My Top 20 Songs of 2012 #13: Killer Mike – ‘Reagan’

killer mike

Killer Mike’s ‘Reagan’ was one of the most talked about hip-hop records of the year. It was talked about, not so much because of the rage of the kiss-off line (“I’m glad Reagan’s dead”), but for the lines that dealt with Killer Mike’s apathetic feelings towards Obama. In the chorus of the song, Obama is lumped in with the Reagan, Bush Sr., Bush Jr. and Clinton as “just another talking head telling lies on teleprompters”. It sparked heated debate as to why a large proportion of the hip-hop community had turned its back on Obama.

The joy over Obama’s victory in 2008 had evaporated amongst a large number of voters. They weren’t going to vote Republican, but they were disappointed in the lack of change under Obama. Whilst the Tea Party turned right-wing America back towards an even more severe version of free-market economic theory than before (the very same theory, which brought about much of the deregulation that caused the crash), there was another group of less well-organised Americans who began to see the bank bailouts and (whether rightly or wrongly) the invasion of Libya as a mere continuation of the free-market, neo-liberal policies of George W. Bush. Unfortunately, the Occupy movement has several factors that disadvantage it in comparison to the Tea Party: first, it doesn’t have an obvious solution to the problems, possibly because of the political diversity within the movement and the complexity of the problem (contrast that with the Tea Party, who have stoked up public discontentment with the bank bailouts, but see the problem as a simple one: big government – not an unrepentant, deregulated Wall Street and the close relationships of both Democrats and Republicans with Wall Street); secondly, Occupy will never have the Tea Party’s level of funding, as there are no progressive versions of the Koch Brothers; which billionaire wants to fund a group that might decrease their wealth?*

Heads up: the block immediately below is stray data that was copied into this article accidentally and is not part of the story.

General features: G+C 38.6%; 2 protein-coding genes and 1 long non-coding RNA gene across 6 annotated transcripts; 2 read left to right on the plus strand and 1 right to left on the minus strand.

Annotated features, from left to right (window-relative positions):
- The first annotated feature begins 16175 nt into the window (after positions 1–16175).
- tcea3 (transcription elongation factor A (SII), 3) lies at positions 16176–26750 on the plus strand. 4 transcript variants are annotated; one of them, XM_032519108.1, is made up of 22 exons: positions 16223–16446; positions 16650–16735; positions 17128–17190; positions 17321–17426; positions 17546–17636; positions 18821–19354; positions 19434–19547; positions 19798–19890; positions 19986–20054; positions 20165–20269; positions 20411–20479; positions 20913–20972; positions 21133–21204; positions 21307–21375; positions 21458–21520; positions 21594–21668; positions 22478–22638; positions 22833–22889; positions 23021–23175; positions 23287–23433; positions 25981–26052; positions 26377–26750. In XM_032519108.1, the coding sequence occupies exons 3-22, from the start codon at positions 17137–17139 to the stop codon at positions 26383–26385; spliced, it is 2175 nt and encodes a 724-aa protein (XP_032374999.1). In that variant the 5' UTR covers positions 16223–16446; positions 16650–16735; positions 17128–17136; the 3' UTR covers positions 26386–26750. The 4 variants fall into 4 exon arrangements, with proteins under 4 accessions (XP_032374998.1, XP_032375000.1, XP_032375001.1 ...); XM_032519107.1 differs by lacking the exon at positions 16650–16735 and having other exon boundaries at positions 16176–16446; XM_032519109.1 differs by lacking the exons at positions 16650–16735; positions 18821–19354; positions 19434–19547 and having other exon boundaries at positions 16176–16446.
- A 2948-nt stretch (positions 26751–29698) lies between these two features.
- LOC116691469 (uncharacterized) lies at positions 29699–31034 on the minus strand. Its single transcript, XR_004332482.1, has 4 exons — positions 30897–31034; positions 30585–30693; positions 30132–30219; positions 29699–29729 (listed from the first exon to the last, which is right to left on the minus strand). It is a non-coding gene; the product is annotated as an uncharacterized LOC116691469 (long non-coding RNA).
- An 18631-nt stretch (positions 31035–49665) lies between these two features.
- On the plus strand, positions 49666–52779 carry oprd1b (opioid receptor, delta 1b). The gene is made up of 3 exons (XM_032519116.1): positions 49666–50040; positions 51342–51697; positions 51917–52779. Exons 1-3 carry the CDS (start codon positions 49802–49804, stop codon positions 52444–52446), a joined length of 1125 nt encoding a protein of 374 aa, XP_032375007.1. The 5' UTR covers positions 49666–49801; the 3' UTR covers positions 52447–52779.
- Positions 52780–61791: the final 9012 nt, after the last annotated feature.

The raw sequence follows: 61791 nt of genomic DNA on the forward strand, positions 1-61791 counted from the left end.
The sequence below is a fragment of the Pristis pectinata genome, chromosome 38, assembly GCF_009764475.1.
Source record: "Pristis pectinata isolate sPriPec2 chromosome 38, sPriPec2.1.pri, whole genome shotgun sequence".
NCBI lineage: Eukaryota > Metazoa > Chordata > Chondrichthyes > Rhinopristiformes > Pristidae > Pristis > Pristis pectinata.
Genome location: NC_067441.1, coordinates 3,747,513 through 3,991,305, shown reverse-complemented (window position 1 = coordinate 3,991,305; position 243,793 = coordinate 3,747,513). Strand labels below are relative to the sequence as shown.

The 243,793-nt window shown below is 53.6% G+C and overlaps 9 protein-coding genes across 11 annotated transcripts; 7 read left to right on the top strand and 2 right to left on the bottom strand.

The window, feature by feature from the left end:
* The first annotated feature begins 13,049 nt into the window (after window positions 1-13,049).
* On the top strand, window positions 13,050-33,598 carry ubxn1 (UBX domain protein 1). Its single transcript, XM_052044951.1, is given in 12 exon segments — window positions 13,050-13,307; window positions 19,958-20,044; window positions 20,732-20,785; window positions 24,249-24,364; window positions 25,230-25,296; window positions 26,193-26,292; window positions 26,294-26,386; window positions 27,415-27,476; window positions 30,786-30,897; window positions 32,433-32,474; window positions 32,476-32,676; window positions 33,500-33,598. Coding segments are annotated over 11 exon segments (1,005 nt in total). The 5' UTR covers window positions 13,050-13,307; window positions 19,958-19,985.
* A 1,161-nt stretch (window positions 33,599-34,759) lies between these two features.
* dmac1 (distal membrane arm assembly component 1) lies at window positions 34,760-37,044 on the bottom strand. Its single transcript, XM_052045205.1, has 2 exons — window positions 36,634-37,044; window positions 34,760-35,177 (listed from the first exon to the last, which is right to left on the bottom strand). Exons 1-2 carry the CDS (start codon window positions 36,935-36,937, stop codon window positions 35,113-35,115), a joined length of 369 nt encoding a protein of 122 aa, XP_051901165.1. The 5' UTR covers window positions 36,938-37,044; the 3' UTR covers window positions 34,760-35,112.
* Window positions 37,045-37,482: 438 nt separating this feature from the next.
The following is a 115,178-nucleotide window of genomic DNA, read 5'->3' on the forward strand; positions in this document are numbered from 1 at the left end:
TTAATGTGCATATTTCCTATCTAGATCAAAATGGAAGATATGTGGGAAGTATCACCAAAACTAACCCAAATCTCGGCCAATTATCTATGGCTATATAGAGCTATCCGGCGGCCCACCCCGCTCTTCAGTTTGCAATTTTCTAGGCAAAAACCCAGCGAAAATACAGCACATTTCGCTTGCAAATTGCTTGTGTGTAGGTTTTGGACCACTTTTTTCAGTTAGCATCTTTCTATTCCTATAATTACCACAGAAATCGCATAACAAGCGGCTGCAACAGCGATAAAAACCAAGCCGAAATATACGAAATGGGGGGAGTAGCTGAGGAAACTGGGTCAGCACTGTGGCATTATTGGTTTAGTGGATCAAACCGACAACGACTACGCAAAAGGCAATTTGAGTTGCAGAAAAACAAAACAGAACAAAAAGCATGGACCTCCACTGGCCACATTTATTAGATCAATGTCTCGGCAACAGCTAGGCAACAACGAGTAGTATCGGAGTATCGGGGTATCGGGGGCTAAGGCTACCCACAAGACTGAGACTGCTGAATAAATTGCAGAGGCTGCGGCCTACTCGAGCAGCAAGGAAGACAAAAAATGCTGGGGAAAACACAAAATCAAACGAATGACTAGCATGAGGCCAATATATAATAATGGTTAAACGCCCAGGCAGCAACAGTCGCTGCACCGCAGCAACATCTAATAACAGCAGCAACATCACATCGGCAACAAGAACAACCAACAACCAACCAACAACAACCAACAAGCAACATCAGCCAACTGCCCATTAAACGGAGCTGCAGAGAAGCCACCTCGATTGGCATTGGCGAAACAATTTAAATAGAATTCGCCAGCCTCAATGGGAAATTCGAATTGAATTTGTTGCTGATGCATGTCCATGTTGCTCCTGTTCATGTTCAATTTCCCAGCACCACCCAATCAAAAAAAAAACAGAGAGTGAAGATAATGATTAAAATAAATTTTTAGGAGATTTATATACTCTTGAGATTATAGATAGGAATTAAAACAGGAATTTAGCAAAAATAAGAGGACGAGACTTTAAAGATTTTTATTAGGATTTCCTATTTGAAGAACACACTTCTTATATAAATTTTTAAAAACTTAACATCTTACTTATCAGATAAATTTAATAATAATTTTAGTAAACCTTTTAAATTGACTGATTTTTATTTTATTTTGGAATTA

Anyway, back to the track. Some of the lyrics do occasionally veer gratingly towards conspiracy theory, but it would be unfair not to pretend that there wasn’t a genuine acuity amidst the rage. Sonically, the song was not the best on the album (‘R.A.P. Music’ was, for me, the stand-out track), but the odd combination of laidback former-Outkast member Killer Mike and underground producer EL-P, known for his aggressive sound, was still pretty irresistible.

The most effective and articulate section of the song dealt with the war on drugs and the imprisonment of black youth in America: “They declared the war on drugs, like the war on terror/What they really did was let the police terrorise whoever…But thanks to Reagonomics prison turned to profit/Cos free-labour’s the cornerstone of US economics/Slavery was abolished, unless you are imprisoned/If you think I am bullshitting, then read the 13th amendment.”